At first, we just noticed the faint traces of green peaking out through the winter detritus and the old downed birds nest in the honeysuckle(?) vine.
Then, the green began popping up in earnest. The magnolias blossomed in gorgeous blooms of white and pink. Just like that, a frost hit and took out all the blooms. Two days of magnolia and that was about it. Flowers gone until next year. Inevitably, though, warmth took root, seemed to want to stay.
I got out my hoe and gardening gloves and I got to work. Our short-sale purchase was left without caretakers for a year. That's a year in which the crabgrass had a chance to take hold over what seems to have been the annuals bed in the front garden. It was so thick, I could hardly make out the few nonweed plants hidden in the tangle. I begin the slow, week-long process of clearing away the weeds.
Over a dozen bags full of crabgrass and an entire saturday (and a nasty sunburn to boot) later, the bed was clear for what I have planned. And what I have planned is an herb and ornamental edibles garden.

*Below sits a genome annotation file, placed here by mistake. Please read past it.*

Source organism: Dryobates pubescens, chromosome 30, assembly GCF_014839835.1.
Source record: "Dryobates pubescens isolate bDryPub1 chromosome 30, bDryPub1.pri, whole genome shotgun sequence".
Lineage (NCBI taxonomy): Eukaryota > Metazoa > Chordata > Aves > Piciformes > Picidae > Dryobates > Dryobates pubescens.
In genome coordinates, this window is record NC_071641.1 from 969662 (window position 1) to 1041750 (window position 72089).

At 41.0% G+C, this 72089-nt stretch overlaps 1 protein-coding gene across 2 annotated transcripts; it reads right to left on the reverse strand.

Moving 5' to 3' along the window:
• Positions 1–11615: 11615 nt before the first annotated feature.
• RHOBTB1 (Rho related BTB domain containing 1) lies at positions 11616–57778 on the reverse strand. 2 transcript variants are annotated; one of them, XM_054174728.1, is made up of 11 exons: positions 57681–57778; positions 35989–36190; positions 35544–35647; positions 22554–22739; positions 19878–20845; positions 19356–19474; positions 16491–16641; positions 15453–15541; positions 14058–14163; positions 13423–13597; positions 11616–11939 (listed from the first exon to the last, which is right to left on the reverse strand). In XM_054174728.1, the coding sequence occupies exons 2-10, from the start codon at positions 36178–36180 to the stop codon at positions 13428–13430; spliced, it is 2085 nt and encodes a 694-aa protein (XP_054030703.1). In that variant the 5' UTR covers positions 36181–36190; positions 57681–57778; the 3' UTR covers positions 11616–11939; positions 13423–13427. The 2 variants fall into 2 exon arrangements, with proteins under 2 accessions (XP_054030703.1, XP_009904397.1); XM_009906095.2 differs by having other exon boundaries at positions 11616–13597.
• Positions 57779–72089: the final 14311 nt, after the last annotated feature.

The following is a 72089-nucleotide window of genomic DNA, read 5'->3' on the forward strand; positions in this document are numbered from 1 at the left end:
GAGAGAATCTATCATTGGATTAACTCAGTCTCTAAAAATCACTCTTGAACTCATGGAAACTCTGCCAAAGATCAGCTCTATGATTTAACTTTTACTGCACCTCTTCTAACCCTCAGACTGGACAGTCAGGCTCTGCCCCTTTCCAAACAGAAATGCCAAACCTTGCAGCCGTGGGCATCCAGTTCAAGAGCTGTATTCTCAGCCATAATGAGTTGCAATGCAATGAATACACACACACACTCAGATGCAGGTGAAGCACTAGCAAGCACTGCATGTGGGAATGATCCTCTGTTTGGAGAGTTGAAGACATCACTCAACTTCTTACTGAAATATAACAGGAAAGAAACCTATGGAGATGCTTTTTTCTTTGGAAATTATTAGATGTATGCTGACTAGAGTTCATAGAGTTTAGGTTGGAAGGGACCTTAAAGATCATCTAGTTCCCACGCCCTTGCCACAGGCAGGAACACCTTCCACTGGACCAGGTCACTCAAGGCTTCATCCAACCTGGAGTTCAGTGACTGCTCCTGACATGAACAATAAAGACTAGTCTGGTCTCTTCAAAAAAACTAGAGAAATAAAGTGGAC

Of course, to make my plan a reality, I needed the plants, so we piled in the Subaru and headed out to Chagrin Falls, where my favorite greenhouse is located, Lowe's Greenhouse. Next year, of course, we'll search for one that's closer to home, but this year, I wanted to stick with what I know to ease the stress of the process a bit. We've had plenty of newness already this year.
I must admit I went a bit crazy during the plant selection process. And while we still have an apple tree, a cherry tree, and raspberry and currant bushes to find, I think I got us plenty to deal with in the meantime, including several tomato plants, cucumbers, zucchini, lettuce, peppers, strawberries, kale, chard, spinach, arugula, and beets for the veggies/fruits and basil, cilantro, rosemary, thyme, savory, climbing mint, chocolate mint, chamomile, parsley, catnip, and lavender seeds for the herbs. I may be forgetting a few.
Of course, now I can't plant any of them yet, because there will likely be another frost on mother's day. Thus, I will be spending the next week or so bringing my two pallets of plants onto the indoor porch at night and taking them out again in the morning with a good watering to get them through the day on the front walk in the sun. That crabgrass had so better not grow back before I get this all planted.
Now, I need to tackle the backyard bed that the veggies will go in. Currently, it is covered in a gardening cloth and in that cloth, the only plant hardy enough to break through its sturdy fabric has colonized: pricker bushes. All over. I'm going to need thicker gloves.